Following its motocross brother’s initial hype and then the subsequent MX1 title the 350 had enduro riders around the world talking.
The bike has been the catalyst that helped bring the whole KTM range forward once again.
It was the bike that saw the development of a new, smaller clutch, as well as a host of other new changes.
A new balancer shaft has been used to ‘balance the oscillating masses’ that doubles up as the water pump and
the drive gear for the camshaft.
It makes an impressively small lump visually.
Jumping on the bike for the ﬁrst time, I was expecting to be blown away by this bike.
KTM place it as the ﬂagship machine, the one they put the most effort into and are proudest of.
The engine is good – very good. It is a little strange at ﬁrst, I was unsure how to ride it and for the ﬁrst hour riding I struggled to get to grips with the bike.
On the going the engine is plenty strong enough to pull tall gears and skip along at a good pace in a 450-esque manner.
I found this to be somewhat deceptive as I spent the session riding it like a sleeved down 450. It isn’t – and this
was where I went totally wrong.
I had struggled to make the bike turn, to carry any corner speed, I was a little lost on the thing.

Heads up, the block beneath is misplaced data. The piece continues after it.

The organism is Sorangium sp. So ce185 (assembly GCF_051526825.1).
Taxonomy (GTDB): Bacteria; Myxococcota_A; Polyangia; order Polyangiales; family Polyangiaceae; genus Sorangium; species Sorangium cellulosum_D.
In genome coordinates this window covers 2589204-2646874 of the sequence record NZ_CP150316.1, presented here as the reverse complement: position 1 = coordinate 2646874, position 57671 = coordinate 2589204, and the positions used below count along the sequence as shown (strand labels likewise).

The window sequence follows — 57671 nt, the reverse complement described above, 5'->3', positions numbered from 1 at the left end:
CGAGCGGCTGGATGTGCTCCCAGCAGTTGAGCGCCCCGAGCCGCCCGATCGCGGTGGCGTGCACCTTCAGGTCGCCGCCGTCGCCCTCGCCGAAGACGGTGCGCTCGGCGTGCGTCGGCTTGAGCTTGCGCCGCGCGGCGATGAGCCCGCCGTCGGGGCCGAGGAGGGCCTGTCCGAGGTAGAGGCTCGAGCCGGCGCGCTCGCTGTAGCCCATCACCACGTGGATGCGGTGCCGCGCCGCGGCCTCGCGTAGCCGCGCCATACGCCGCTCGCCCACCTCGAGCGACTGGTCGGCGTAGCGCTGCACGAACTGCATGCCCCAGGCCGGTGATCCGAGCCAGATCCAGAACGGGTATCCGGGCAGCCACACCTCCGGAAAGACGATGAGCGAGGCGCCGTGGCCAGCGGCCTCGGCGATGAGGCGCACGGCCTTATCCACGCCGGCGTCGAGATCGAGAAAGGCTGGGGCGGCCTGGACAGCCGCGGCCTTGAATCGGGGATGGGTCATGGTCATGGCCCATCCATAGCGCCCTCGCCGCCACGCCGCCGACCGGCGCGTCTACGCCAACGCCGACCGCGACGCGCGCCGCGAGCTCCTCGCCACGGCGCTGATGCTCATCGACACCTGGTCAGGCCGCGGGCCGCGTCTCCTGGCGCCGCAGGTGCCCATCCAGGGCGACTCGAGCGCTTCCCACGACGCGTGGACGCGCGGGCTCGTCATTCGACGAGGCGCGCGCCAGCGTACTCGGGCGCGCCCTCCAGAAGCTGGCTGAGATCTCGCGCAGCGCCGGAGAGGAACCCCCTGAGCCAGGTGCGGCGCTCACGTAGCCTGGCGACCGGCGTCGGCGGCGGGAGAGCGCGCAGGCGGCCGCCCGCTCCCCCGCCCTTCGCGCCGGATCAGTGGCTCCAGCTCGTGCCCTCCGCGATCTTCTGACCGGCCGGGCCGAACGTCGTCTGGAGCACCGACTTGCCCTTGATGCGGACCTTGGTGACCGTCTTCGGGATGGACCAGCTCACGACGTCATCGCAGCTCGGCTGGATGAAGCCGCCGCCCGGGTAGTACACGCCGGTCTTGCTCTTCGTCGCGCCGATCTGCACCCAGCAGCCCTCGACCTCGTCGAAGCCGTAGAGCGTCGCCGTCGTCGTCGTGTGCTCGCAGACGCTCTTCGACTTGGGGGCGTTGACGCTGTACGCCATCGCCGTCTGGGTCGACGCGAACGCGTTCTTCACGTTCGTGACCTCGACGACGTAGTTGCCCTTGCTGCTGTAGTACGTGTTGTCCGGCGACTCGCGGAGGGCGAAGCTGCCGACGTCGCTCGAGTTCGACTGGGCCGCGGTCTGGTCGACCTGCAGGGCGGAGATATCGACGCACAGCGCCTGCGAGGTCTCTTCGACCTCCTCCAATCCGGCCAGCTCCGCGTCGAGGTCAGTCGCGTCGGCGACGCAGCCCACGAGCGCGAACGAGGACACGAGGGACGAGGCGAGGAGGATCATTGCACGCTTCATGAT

The next session came after spending an hour on the 250 EXC-F and enlightenment suddenly came with a bang.
Being in the mindset to ride a 250 brought the best out of this bike. It works best when it’s revving hard and
The more aggressively you ride, the more it gives back.
The engine is truly awesome in my eyes, it can pull tall gears, has a plentiful, smooth bottom end that was a
dream in the difﬁcult rock sections.
It doesn’t have so much power that it’s hard to ride when it’s difﬁcult, or have too little when it’s big and fast.
It’s a beautiful balance.
The handling was a strange point. On the going it was superb, it ﬂicked around well, was very stable on the
rocky terrain and held its line well.
I felt like I could carry more speed on the tricky downhills better than any other bike in the range and the more
aggressive you push the front into a rut, the better it holds.
The 350 is a strange bike, it never feels incredible, you don’t feel like you’re riding the perfect bike.
But it performs so very well in every situation.
The 250 handles a little better, the 450 is better in the faster going but on the 350 you can guarantee that if
it’s throwing rain in a Welsh forest or you’re ripping a ﬁeld somewhere the 350 will be almost perfect, it’s an awesome all-rounder.